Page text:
Upstart IEX Holds a Candle Above Dark Pools
In Michael Lewis’s book <em>Flash Boys</em>, alternative trading system IEX is cast as a leader in demurking the high frequency trading waters.
Financial pundit Michael Lewis’s latest book, Flash Boys: A Wall Street Revolt , has not caused a revolution in electronic stock trading, but it may have sparked a gradual move from the dark side.
Observers say there has yet to be a retreat from the anonymous electronic exchanges known as dark pools, despite Lewis’s portrayal of these venues as lairs of unscrupulous high frequency traders. Nonetheless the Securities and Exchange Commission is rumored to be debating limiting use of the pools. Meanwhile, New York–based buy-side-owned alternative trading system IEX Group, the semilit dark pool that serves as the hero of Lewis’s piece, is steadily gaining market share as Goldman Sachs Group and others throw their weight behind it, and one major rival has joined IEX in making its pool more transparent.
Last week news broke that the New York State Attorney General’s office has launched an investigative probe of firms that use dark pools, including Goldman Sachs, Barclays and Credit Suisse. The Federal Bureau of Investigation, the U.S. Department of Justice and the SEC are conducting their own investigations.
Estimates vary on the proportion of U.S. stock trading in dark pools, which don’t display orders on the public exchanges, but it’s likely more than one third of the total. Of the roughly 45 U.S. dark pools, 22 report volume data to research firm TABB Group. In March those pools reported average daily volume of 903 million shares, or roughly 13 percent of the 6.9 billion shares traded on public exchanges. The only dark pool volume data available for April — after the March 30 Flash Boys launch on the CBS news program 60 Minutes — so far comes from newcomer IEX, which reported average daily volume of 28 million shares, up from 19 million in March. That would have bumped Lewis’s protagonist, which only launched in October, up to 12th from 14th in the TABB Group’s March league table of dark pools. The leading pool, Barclays LX, reported average daily volume of 110 million shares in March.
IEX’s daily reports suggest that its volumes continue to grow. The firm has said it would convert into a public exchange once it reached 2 percent of the overall market volume. Its executives believe that goal is in sight, with its May tally at about 0.5 percent.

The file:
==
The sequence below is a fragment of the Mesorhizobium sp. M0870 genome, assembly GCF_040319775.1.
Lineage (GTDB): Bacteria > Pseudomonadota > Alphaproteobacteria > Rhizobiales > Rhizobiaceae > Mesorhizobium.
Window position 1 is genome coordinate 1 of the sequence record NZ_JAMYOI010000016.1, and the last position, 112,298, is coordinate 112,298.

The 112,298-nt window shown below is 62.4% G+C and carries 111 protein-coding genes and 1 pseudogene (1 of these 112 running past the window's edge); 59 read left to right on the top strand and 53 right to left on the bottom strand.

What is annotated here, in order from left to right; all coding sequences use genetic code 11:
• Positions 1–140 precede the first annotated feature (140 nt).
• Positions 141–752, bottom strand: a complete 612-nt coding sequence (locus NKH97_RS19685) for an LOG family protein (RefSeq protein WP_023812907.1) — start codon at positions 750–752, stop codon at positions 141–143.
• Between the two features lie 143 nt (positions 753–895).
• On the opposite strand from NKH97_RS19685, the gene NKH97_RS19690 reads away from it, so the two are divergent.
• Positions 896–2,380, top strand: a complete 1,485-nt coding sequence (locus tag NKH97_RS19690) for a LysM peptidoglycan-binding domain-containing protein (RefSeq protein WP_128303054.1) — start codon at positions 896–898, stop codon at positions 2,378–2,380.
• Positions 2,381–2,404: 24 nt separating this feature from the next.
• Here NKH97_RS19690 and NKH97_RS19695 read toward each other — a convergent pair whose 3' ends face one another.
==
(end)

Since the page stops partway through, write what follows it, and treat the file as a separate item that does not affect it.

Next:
“If you look at the way in which our trajectory seems to run, month over month you kind of almost double,” says Ronan Ryan, IEX chief strategy officer and one of the main characters in Flash Boys. “I think you’ll find volume will continue to grow at a fairly rapid pace.”
Ryan does not ascribe his company’s growth in April to the book. He has, however, seen noticeable changes in his working life. “Almost every day, we’ve got a dinner that a broker sponsors, bringing 30, 40 firms,” Ryan says. “That’s something we didn’t command before the book.”
Lewis argues in Flash Boys that most dark pools — particularly broker-operated pools — were designed to feed high frequency traders with inflows from money managers. In Lewis’s telling, these pools were a lot darker for the banks’ conventional clients than they were for the lightning-speed computers working for automated-trading firms.
A high frequency trader “could front run an order in a dark pool on a bicycle,” is how Brad Katsuyama, the president and chief executive of IEX, puts it in Lewis’s book.
Lewis’s book is “going to push brokers and dark pool providers to explain who are the players, what are the rules [in their pool] and any schemes they are using to prevent gaming,” says Haoxiang Zhu, an assistant professor of finance at Massachusetts Institute of Technology’s Sloan School of Management, who has written about the role of dark pools in the stock market. “I think investors will push hard on that dimension. Trading venues bear the burden of proof to show that the rules of their markets are transparent.”